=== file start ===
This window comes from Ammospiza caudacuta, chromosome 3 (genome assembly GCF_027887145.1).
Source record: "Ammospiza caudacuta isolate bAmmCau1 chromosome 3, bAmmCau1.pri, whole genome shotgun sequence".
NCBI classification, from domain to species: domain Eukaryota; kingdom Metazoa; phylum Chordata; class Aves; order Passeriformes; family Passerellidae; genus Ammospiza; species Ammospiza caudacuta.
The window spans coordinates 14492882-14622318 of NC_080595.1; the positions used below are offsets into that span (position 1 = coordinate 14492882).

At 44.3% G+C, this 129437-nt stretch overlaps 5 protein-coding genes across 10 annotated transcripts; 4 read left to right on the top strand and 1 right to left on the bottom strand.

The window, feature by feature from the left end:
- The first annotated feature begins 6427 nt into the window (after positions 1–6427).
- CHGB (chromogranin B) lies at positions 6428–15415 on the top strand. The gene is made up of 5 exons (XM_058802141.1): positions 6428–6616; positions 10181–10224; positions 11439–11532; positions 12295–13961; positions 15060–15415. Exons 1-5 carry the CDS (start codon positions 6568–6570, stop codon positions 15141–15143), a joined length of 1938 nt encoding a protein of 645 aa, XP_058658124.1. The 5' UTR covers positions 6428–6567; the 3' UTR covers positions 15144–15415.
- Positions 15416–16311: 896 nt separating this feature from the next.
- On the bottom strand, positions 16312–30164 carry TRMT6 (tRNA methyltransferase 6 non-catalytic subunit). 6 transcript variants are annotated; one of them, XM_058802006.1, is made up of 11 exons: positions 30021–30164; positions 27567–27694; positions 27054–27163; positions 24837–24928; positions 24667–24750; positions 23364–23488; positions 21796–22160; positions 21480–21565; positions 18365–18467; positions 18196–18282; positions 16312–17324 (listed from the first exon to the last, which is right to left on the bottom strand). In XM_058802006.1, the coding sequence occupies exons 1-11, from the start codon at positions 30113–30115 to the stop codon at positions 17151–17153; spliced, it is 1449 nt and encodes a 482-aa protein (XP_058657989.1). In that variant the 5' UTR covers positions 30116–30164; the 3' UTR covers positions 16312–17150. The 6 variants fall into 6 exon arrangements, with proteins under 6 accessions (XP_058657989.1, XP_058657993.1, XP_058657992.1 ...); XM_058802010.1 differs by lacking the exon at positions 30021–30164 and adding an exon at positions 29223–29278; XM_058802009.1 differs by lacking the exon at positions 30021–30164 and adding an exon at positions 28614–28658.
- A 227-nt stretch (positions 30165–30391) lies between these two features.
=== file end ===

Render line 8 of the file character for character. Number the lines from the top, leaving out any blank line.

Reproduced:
- CHGB (chromogranin B) lies at positions 6428–15415 on the top strand. The gene is made up of 5 exons (XM_058802141.1): positions 6428–6616; positions 10181–10224; positions 11439–11532; positions 12295–13961; positions 15060–15415. Exons 1-5 carry the CDS (start codon positions 6568–6570, stop codon positions 15141–15143), a joined length of 1938 nt encoding a protein of 645 aa, XP_058658124.1. The 5' UTR covers positions 6428–6567; the 3' UTR covers positions 15144–15415.